…when thinking about resistance training, start by thinking about your joints.
I workout in a college gym, which means there are college students exercising there. Which means there are college boys there. Which means that at any given moment, there are at least five of them doing bicep curls. Lots and lots of bicep curls.
We all know why college boys do bicep curls: presumably to attract college girls, right? And that’s fine, but for most of us post-college, we probably have other goals in mind when we hit the gym. Maybe we need to lose a few pounds. Maybe we want to feel more fit, move better, or improve performance. Maybe we want to look lean and mean or just have more energy. Lifting weights is a great method to help achieve any of these goals. Another part of being out of college means likely having a job and other responsibilities to balance, which means you probably have a limited amount of time at the gym, or to exercise in general.
So what does this have to do with bicep curls?
Well, there’s nothing wrong with a bicep curl. It does what it says. It trains the bicep—the big semi-circular muscle in our upper arms that when flexed, is a universal symbol of strength and victory. The bicep curl also trains a few smaller muscles of the upper arm and forearm that attach to your elbow joint, and this is where we get to the key of today’s article: when thinking about resistance training, start by thinking about your joints. Joint Action is a term referring to which joints are moving during a certain exercise, and how they are moving. Start thinking about joint action, and you’ll start to have a better awareness of your body’s movement, and you’ll maximize your time in the gym. Best of all, you don’t have to be an exercise scientist or anatomy guru to do it. Most of us can identify our shoulders, elbows, hips, knees and ankles, and that’s a great place to start.
Back to the curl. The curl is what’s known as a single-joint exercise. One joint is moving—the elbow. This means that muscles attached at the elbow are being worked, in this case, it’s the bicep, the brachialis, and the brachioradialis.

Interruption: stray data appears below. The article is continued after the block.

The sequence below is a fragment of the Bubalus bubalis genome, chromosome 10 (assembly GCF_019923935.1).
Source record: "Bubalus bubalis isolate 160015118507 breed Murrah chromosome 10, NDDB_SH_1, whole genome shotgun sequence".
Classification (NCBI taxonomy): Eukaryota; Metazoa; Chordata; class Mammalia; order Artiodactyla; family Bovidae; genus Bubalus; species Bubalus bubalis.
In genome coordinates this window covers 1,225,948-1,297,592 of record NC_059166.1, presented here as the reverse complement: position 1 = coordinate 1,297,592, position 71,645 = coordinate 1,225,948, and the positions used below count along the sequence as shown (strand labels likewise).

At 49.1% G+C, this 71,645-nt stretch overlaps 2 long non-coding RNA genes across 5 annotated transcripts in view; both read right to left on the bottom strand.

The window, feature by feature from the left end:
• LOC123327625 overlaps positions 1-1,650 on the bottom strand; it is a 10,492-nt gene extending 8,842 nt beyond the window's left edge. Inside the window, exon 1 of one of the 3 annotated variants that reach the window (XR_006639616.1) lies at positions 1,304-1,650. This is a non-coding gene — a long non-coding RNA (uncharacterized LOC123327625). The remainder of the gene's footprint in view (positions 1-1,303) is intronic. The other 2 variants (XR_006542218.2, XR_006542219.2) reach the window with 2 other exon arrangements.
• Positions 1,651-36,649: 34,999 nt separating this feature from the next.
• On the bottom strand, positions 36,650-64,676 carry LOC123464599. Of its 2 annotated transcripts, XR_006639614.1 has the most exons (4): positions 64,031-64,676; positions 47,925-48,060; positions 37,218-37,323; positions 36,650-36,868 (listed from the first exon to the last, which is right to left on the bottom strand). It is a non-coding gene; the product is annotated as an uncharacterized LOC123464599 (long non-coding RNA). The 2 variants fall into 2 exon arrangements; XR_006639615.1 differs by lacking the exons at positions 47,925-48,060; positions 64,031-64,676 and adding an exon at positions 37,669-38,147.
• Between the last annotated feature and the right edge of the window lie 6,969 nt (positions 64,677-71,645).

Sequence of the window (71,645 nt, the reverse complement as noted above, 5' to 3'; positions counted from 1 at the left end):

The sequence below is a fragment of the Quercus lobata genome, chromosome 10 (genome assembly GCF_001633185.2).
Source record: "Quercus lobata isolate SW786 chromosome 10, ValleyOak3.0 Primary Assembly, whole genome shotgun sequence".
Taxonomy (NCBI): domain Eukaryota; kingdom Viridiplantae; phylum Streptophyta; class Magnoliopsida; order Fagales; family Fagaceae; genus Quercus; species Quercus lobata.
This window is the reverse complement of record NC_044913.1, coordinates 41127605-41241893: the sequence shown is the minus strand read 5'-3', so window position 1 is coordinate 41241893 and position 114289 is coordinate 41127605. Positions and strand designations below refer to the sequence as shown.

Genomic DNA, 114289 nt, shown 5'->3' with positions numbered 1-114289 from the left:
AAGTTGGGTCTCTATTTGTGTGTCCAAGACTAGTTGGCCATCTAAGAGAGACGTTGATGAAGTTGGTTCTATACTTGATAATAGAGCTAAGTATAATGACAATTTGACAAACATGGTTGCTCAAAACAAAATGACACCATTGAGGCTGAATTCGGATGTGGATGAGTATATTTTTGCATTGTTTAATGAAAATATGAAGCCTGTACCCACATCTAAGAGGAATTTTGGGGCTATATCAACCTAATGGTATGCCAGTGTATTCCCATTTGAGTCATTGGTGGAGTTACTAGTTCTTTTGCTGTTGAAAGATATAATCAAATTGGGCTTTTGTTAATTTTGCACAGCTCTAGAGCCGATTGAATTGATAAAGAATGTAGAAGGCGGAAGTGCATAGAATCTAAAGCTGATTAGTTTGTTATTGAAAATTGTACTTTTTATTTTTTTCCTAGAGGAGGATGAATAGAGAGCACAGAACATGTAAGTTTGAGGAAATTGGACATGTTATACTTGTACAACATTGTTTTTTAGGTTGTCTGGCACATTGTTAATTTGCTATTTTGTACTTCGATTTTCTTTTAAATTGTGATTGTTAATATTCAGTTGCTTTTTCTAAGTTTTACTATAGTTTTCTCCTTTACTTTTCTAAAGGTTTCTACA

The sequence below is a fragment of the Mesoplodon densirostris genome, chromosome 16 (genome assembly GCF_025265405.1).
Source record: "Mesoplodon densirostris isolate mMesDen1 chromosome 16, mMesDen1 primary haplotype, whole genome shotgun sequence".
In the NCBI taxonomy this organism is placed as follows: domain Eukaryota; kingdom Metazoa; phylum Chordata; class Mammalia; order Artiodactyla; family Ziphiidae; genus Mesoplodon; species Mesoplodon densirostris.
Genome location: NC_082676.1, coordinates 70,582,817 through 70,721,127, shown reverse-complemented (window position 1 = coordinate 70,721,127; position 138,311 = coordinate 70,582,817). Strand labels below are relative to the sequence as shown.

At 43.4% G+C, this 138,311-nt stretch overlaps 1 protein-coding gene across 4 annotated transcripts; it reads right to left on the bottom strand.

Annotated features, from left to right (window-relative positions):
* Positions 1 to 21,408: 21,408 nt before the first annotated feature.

Compare this to a multi-joint exercise such as a rowing motion (the row could be done from a variety of positions—seated, standing, bent, suspended, etc.). During a row, the shoulders and elbows move, thus making it a multi-joint exercise. Now, the major muscles trained are the latissimus dorsi (largest upper body muscle), middle traps, rhomboids, rear deltoids, teres major and finally…(drum-roll please)…the biceps. In this case two (joints) are better than one, especially in terms of number and size of muscles targeted in one exercise, amount of calories required to do the exercise, and functionality—a rowing, or pulling motion is something we do in everyday life.
Multi-joint exercises should be your top priority in any kind of resistance program. Single-joint exercises are fine, but they should be thought of as a supplement to multi-joint exercises. If you have a limited time in the gym, and you want to do the most work you can in a short time, highly prioritize multi-joint exercises.
Being that the largest and strongest muscles in our bodies attach to our hips and shoulders, we want to make sure we get those joints moving as much as possible.
Here’s a list of some essential multi-joint movements:
- Squats/Lunges/Step-Ups (hips/knees/ankles)
- Deadlift (hips/knees/ankles—emphasis on hip joint)
- Row (shoulder/elbow horizontal pull)
- Pulldowns/pullups (shoulder/elbow vertical pull)
- Chest press (shoulder/elbow horizontal push)
- Overhead press (shoulder/elbow vertical push)
And some more advanced compound or complex full-body movements:
- Squat to Overhead Press
- Reverse Lunge Cable Row
- Cable Chops
- Push Press
- Clean & Jerk
A standing, single-arm cable row.